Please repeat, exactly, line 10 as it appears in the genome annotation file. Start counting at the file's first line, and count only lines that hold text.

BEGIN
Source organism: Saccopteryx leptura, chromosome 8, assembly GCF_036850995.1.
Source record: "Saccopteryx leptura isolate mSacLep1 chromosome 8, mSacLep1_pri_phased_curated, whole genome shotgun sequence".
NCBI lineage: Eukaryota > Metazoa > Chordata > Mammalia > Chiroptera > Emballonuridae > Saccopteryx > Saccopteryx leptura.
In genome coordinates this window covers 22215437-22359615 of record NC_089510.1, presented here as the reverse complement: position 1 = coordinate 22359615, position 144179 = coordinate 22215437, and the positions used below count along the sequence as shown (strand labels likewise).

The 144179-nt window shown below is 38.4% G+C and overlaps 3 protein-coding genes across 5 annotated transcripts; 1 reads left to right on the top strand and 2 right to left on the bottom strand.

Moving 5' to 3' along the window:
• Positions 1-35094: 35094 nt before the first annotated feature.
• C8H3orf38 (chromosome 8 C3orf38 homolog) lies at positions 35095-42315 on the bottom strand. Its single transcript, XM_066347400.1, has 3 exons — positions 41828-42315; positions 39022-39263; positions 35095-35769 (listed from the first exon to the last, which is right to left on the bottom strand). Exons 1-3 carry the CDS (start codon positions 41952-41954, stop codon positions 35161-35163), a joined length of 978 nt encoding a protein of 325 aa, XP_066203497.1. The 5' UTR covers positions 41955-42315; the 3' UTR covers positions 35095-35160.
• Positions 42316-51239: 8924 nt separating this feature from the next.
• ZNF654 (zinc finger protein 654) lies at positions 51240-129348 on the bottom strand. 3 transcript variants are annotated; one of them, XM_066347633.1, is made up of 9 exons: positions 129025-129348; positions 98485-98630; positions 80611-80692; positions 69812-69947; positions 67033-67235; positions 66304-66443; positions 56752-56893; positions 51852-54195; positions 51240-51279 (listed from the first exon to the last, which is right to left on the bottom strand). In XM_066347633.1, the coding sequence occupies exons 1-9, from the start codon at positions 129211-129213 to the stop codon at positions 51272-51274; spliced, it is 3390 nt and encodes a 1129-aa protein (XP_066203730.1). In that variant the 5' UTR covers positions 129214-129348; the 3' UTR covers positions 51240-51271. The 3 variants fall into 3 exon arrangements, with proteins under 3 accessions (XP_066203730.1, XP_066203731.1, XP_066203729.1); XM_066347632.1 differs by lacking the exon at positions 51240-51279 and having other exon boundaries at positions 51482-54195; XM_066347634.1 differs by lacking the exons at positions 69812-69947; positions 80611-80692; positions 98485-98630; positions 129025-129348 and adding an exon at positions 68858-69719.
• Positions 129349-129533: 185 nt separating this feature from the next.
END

• ZNF654 (zinc finger protein 654) lies at positions 51240-129348 on the bottom strand. 3 transcript variants are annotated; one of them, XM_066347633.1, is made up of 9 exons: positions 129025-129348; positions 98485-98630; positions 80611-80692; positions 69812-69947; positions 67033-67235; positions 66304-66443; positions 56752-56893; positions 51852-54195; positions 51240-51279 (listed from the first exon to the last, which is right to left on the bottom strand). In XM_066347633.1, the coding sequence occupies exons 1-9, from the start codon at positions 129211-129213 to the stop codon at positions 51272-51274; spliced, it is 3390 nt and encodes a 1129-aa protein (XP_066203730.1). In that variant the 5' UTR covers positions 129214-129348; the 3' UTR covers positions 51240-51271. The 3 variants fall into 3 exon arrangements, with proteins under 3 accessions (XP_066203730.1, XP_066203731.1, XP_066203729.1); XM_066347632.1 differs by lacking the exon at positions 51240-51279 and having other exon boundaries at positions 51482-54195; XM_066347634.1 differs by lacking the exons at positions 69812-69947; positions 80611-80692; positions 98485-98630; positions 129025-129348 and adding an exon at positions 68858-69719.